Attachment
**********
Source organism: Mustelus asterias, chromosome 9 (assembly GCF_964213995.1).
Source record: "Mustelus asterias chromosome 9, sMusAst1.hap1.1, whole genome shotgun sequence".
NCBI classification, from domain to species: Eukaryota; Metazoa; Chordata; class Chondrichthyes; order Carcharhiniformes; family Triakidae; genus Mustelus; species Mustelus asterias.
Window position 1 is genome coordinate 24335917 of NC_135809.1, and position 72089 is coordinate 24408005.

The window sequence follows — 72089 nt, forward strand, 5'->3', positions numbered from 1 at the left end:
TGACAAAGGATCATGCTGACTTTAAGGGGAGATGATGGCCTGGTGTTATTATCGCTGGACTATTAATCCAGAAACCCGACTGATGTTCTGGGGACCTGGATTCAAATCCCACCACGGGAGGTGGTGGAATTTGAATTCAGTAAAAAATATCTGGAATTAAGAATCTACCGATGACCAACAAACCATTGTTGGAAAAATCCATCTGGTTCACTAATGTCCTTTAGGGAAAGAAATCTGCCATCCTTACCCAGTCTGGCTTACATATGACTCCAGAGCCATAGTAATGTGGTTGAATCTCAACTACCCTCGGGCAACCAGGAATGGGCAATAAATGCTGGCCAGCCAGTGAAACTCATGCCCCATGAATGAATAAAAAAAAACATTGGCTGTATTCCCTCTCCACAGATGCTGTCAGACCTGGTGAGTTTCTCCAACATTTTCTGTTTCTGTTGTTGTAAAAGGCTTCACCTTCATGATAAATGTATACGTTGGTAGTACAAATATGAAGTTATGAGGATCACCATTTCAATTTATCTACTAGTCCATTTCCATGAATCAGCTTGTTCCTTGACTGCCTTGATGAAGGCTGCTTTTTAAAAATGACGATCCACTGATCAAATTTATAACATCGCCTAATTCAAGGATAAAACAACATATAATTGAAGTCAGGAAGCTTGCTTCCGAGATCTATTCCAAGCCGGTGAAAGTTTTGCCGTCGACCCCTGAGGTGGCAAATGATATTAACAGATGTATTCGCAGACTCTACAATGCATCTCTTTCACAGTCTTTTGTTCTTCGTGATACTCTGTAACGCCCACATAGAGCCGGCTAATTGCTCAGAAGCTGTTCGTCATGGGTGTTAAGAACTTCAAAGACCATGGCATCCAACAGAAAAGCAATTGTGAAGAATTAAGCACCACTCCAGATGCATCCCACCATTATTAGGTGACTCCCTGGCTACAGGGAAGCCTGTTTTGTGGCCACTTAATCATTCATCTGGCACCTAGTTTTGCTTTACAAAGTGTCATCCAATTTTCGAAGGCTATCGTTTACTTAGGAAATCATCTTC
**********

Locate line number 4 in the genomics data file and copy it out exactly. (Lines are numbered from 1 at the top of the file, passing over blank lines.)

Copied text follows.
Window position 1 is genome coordinate 24335917 of NC_135809.1, and position 72089 is coordinate 24408005.